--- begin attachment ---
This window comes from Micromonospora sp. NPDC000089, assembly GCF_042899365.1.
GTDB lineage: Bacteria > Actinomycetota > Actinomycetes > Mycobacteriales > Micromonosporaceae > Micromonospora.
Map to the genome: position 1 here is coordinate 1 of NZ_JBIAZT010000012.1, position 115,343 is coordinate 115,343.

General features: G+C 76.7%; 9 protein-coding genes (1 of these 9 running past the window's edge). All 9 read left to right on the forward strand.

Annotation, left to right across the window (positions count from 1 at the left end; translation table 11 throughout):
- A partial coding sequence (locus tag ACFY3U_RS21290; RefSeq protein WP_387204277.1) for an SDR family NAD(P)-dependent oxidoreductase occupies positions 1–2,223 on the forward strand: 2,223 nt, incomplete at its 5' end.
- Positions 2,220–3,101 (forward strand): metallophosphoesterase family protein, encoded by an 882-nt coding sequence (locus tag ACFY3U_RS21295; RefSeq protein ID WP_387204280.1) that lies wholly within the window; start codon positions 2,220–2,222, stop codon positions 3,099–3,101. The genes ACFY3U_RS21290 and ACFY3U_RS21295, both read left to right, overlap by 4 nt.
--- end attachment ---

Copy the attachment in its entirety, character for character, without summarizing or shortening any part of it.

This window comes from Micromonospora sp. NPDC000089, assembly GCF_042899365.1.
GTDB lineage: Bacteria > Actinomycetota > Actinomycetes > Mycobacteriales > Micromonosporaceae > Micromonospora.
Map to the genome: position 1 here is coordinate 1 of NZ_JBIAZT010000012.1, position 115,343 is coordinate 115,343.

General features: G+C 76.7%; 9 protein-coding genes (1 of these 9 running past the window's edge). All 9 read left to right on the forward strand.

Annotation, left to right across the window (positions count from 1 at the left end; translation table 11 throughout):
- A partial coding sequence (locus tag ACFY3U_RS21290; RefSeq protein WP_387204277.1) for an SDR family NAD(P)-dependent oxidoreductase occupies positions 1–2,223 on the forward strand: 2,223 nt, incomplete at its 5' end.
- Positions 2,220–3,101 (forward strand): metallophosphoesterase family protein, encoded by an 882-nt coding sequence (locus tag ACFY3U_RS21295; RefSeq protein ID WP_387204280.1) that lies wholly within the window; start codon positions 2,220–2,222, stop codon positions 3,099–3,101. The genes ACFY3U_RS21290 and ACFY3U_RS21295, both read left to right, overlap by 4 nt.